Two explosive issues to come before the General Assembly of the Presbyterian Church U. S. on its final two days at Massanetta Springs, Virginia, last month were the Indochina war and the relation of an independent missions group to the denomination. Commissioners declared continuation of the Viet Nam conflict “cannot be morally justified” and called the Executive Commission on Overseas Evangelism (ECOE) a “grave departure” from normal church organizations likely to cause “grievous harm” to the life and health of the church.

Debate on these and other matters—there were a record forty-one resolutions introduced by commissioners—waxed even warmer than that generated earlier on main events like synod restructure and continuing membership in the National and World Councils of Churches (see July 2 issue, page 31).

The assembly praised President Nixon’s efforts to end the Indochina war. But the compromise statement of conservative and liberal positions added: “The continuation of this war cannot be morally justified. The killing must be stopped.”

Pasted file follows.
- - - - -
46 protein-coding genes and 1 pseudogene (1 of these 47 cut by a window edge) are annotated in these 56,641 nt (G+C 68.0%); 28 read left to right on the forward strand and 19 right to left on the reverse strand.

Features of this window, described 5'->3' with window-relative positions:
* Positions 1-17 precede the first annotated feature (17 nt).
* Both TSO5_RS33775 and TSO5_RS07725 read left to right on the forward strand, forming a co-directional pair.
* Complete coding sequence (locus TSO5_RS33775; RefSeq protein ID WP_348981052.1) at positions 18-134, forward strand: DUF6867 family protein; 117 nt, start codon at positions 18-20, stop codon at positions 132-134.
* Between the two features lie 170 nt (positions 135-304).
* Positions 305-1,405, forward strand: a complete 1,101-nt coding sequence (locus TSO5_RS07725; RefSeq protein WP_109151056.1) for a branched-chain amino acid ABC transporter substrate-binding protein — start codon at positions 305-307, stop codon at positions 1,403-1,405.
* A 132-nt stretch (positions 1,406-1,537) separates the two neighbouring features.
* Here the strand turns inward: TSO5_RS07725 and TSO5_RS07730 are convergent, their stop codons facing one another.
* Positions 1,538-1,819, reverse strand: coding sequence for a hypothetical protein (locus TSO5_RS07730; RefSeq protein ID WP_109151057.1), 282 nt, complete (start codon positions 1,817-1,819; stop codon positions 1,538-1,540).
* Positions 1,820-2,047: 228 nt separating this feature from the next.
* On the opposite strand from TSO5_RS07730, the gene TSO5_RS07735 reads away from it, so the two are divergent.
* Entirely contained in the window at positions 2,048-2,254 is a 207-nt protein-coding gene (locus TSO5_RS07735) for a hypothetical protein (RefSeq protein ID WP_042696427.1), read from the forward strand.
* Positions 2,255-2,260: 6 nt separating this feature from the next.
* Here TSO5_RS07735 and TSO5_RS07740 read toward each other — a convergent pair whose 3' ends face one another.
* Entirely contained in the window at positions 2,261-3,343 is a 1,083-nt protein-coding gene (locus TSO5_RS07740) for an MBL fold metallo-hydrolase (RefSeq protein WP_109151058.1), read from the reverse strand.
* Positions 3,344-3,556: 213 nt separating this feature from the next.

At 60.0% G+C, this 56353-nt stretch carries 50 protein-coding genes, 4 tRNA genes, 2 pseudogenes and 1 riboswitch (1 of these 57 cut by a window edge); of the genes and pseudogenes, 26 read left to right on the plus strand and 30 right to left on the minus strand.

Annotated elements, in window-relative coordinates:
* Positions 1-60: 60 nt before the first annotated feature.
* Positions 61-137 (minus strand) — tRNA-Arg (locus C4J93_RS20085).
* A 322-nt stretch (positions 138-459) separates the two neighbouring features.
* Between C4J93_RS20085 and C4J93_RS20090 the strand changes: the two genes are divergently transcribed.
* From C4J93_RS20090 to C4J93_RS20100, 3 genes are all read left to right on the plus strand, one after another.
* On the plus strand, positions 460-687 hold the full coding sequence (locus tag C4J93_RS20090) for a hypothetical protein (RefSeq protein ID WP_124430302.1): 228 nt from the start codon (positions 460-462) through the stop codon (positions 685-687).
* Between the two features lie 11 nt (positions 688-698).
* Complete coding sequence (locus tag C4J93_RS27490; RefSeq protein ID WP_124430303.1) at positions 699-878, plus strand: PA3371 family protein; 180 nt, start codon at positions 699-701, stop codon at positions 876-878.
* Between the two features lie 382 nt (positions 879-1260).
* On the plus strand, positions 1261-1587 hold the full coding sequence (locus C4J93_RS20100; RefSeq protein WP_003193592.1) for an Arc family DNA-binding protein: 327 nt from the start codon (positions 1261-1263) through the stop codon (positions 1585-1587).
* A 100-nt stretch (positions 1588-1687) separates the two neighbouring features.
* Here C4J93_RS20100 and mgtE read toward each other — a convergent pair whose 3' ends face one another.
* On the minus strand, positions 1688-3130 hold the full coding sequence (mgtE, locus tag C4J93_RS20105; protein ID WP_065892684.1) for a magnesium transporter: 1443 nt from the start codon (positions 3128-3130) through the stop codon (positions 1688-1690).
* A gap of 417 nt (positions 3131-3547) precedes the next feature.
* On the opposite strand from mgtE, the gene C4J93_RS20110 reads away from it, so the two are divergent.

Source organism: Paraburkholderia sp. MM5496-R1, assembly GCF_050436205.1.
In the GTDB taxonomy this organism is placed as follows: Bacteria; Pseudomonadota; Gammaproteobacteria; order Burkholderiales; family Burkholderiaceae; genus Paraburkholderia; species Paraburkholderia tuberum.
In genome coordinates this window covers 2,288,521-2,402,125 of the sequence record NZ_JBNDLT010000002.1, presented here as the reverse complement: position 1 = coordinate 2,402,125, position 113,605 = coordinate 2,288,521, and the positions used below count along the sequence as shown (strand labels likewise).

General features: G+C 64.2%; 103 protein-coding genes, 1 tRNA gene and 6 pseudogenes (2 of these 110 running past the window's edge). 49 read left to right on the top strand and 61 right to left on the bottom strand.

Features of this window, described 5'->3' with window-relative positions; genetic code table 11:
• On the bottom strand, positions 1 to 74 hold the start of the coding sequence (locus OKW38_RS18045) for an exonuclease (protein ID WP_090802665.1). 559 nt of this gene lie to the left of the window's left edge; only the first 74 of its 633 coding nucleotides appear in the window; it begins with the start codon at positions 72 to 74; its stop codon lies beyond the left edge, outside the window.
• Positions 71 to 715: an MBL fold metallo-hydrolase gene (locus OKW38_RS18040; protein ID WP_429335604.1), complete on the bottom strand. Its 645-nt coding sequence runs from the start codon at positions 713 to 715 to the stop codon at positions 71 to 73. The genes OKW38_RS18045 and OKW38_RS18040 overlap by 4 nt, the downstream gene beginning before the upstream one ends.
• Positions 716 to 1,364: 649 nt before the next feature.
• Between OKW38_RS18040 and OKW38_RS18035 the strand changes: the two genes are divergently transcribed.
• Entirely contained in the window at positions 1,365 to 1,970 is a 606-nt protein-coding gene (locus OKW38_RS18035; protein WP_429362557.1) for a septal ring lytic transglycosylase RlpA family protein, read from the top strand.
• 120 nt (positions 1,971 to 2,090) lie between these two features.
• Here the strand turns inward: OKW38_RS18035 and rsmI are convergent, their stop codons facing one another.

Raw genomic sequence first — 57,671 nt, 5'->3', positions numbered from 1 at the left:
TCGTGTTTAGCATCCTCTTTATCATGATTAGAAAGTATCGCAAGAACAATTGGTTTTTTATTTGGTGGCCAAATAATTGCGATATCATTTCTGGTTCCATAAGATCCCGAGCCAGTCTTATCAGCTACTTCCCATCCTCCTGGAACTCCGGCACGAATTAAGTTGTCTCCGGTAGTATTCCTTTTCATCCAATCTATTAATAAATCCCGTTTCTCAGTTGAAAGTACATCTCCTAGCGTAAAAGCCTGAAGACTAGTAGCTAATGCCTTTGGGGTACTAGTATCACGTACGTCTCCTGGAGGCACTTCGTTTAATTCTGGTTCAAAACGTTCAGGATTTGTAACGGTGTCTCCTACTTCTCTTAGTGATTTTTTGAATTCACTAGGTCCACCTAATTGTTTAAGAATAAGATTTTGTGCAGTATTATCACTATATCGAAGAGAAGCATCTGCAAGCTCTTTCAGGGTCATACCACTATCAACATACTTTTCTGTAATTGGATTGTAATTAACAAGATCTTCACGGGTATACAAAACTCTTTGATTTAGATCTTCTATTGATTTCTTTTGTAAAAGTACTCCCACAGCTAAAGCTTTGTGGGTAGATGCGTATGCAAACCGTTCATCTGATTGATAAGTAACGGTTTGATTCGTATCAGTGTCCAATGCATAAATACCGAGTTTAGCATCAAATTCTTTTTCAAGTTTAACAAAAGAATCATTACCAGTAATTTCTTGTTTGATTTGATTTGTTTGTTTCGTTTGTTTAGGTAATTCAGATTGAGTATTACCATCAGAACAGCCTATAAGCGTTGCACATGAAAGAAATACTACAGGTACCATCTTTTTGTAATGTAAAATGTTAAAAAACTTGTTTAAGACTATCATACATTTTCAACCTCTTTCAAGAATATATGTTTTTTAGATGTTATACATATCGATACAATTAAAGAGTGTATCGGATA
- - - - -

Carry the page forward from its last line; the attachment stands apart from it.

This, the denomination’s strongest antiwar statement, wasn’t biting enough to suit the majority of the seventy youth delegates, appearing at an assembly for the first time. In protest (some were in tears), the youth entered a statement of “deepest disappointment” into the records. They had favored a deleted part of the resolution that called for an immediate ceasefire and concurrent withdrawal of all U. S. military forces from Indochina.

The independent mission agency, ECOE, an arm of the Presbyterian Evangelistic Fellowship, has been an increasingly sore point for denominational leaders because it siphons money from Southern Presbyterians contrary to Board of World Missions policy and sends ...

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